The Honorable Antonio F.D. Cabral, House Chair
The Honorable Marc R. Pacheco, Senate Chair
Joint Committee on State Administration and Regulatory Oversight
State House, Boston

Delivered Electronically

Dear Chair Cabral, Chair Pacheco, and Distinguished Members of the Committee,

On behalf of cities and towns across the Commonwealth, the Massachusetts Municipal Association is writing to offer our comments regarding several bills that were heard before your committee at your July 14, 2021 public hearing.

The MMA opposes H. 3100, An Act requiring municipalities to place insurance out to bid. The insurance procurement process involves significant discussion and negotiation between municipalities and carriers regarding the structure of insurance coverage, including attachment levels, deductibles, risk management and loss control training and assistance, the term/length of engagement, and many other factors, which is why insurance services are expressly exempt from Chapter 30B. Cities and towns are in the best position to assess their insurance needs, and to determine when and how to solicit proposals, negotiate and reach agreement with various carriers to meet their coverage needs at the best value. This bill implies that insurance products and coverage options are all structured the same, which is certainly not the case. H. 3100 would make insurance procurement much more difficult and much less effective for cities and towns, and create a process that would discourage creative, effective and affordable solutions for the particular needs of each community.

The MMA opposes H. 3134, An Act prohibiting certain business dealings with agents of foreign adversaries by the Commonwealth and the Massachusetts Bay Transportation Authority. This complicated bill would seemingly forbid a company based in the U.S. from receiving support from a “nonmarket economy company,” which may include China. This would tie the hands of municipal officials from dealing with many U.S.-based companies who use products from “nonmarket economies,” further limiting their ability to successfully bid out these contracts.

The MMA supports H. 3151, An Act relative to snow hauling and removal. The routine snow and ice programs of most local jurisdictions include both the plowing of snow during an emergency event and the removal and hauling away of snow after the event. In a recent interpretation, the Office of the Inspector General has determined M.G.L. 30B Section 1(b)(17) to apply only to snow plowing, and not to snow hauling. The result of this interpretation is that jurisdictions must now publicly bid snow hauling services, and those contractors who are involved with plowing are not permitted to perform snow hauling services unless they are the successful bidder for snow hauling. Because snow hauling is the more lucrative aspect of the snow and ice removal process, fewer venders are willing to contract with communities for plowing services if they do not have the snow hauling contract. The primary mission for cities and towns with respect to snow and ice is to clear streets and parking lots in a safe and timely manner. Because of the tight economic climate, some municipalities are experiencing a shortage of plow contractors because they are migrating to other communities where they are allowed to participate in a hauling program. This bill would make the necessary change to clearly exempt snow hauling from the procurement process.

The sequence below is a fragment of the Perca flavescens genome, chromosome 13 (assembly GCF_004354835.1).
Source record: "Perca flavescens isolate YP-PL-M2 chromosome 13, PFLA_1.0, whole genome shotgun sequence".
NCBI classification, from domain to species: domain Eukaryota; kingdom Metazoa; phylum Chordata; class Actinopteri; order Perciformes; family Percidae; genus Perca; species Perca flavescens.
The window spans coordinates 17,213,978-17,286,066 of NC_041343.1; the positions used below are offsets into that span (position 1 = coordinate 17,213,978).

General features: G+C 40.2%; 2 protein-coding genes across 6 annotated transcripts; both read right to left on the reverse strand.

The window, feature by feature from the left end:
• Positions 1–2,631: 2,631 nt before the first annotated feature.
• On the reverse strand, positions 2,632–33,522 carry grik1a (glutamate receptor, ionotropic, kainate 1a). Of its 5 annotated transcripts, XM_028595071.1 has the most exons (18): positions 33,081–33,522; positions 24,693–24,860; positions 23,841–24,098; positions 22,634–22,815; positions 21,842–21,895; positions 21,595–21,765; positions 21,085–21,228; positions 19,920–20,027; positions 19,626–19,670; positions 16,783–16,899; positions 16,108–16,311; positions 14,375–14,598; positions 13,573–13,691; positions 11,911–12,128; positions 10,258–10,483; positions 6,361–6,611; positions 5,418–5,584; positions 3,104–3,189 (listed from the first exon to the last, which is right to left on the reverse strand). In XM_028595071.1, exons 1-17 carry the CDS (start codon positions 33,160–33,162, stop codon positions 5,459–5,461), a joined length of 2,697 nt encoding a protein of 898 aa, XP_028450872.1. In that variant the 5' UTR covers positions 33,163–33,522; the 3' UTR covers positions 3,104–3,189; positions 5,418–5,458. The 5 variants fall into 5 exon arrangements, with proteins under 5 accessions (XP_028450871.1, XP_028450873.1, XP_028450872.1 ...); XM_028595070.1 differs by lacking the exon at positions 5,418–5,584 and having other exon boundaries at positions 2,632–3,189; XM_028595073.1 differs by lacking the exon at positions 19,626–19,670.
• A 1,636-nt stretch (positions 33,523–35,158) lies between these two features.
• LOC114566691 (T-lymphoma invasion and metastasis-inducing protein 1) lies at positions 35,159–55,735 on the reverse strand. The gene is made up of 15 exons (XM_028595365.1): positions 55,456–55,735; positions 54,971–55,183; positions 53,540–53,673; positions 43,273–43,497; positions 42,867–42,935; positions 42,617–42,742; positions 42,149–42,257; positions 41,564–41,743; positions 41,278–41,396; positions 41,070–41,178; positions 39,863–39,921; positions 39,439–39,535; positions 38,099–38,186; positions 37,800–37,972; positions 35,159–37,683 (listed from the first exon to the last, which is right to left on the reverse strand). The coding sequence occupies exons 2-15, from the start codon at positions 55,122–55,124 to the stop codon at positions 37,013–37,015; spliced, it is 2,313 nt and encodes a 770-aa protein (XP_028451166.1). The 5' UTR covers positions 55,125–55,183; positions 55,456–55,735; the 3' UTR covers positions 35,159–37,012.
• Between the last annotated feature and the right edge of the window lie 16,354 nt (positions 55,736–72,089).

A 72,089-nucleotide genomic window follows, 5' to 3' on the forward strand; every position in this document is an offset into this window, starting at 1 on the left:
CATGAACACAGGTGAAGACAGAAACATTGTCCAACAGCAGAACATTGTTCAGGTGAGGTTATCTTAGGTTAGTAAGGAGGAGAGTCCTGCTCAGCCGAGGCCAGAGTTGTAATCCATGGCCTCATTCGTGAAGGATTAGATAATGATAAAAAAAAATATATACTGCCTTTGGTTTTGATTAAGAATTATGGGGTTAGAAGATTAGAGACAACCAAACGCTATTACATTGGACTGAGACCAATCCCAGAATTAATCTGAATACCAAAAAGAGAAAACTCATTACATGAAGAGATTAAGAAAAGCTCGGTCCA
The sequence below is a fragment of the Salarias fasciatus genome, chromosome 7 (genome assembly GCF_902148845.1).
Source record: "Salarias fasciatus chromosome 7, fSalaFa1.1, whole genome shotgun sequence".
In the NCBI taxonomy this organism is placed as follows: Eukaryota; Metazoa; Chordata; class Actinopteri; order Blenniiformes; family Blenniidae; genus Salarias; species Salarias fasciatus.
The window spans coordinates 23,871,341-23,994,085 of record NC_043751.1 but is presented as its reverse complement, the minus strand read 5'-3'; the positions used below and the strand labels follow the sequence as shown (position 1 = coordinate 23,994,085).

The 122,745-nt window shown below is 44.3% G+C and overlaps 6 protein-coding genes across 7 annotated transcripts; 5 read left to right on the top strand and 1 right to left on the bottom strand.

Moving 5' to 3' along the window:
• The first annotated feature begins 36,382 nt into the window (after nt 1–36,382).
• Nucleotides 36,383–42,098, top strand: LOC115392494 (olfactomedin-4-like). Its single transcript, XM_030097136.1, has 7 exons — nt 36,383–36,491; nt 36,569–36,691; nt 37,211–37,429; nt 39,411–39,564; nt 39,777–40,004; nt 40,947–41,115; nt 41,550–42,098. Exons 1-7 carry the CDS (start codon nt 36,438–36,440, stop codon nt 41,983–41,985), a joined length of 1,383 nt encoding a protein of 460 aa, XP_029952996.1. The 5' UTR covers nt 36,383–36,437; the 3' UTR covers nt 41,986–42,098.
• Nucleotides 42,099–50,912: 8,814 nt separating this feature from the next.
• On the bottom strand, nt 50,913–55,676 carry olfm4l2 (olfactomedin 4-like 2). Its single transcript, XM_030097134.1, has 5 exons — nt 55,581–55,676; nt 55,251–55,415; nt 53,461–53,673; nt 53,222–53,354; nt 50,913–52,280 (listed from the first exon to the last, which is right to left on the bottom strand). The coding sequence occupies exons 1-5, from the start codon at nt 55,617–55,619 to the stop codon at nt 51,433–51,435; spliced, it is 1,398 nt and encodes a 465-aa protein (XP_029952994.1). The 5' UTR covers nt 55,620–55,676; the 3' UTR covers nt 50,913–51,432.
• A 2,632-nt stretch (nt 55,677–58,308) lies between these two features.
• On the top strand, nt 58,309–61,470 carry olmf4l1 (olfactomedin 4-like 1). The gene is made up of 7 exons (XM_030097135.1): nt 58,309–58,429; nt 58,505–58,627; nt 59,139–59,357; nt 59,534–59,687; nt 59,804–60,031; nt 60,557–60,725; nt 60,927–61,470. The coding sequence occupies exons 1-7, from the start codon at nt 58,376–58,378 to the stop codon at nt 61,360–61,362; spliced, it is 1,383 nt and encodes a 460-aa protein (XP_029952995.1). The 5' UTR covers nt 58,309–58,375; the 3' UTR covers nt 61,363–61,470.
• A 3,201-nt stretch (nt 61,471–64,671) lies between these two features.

The MMA opposes H. 3212, An Act eliminating the Procurement Act exemption for waste and recycling contracts. While some municipalities are moving in this direction, others are not. This bill would create a one-size-fits-all mandate that would force all municipalities to put out to bid these services. Municipalities who wish to use the bidding process are free to do so now, and this exemption from Chapter 30B should remain in place for those municipalities who wish to use their own successful procurement method.

The MMA opposes H. 3215, An Act to promote Massachusetts manufacturers. While we understand the importance of supporting Massachusetts businesses, in practice, this bill would create damaging limits on the competitive bidding process and reduce options for cities and towns, potentially driving up costs to taxpayers.

We ask you to preserve and expand municipal flexibility, and to oppose new mandates or administrative requirements on cities and towns. Please also direct your attention to the comments made by the Massachusetts Association of Public Purchasing Officials (MAPPO) as the technical experts in this area. If you have any questions, please do not hesitate to have your office contact me or MMA’s incoming Legislative Director David Koffman at at any time.

Thank you very much for your consideration of the municipal perspective on these very important local government matters.


Geoffrey C. Beckwith
MMA Executive Director & CEO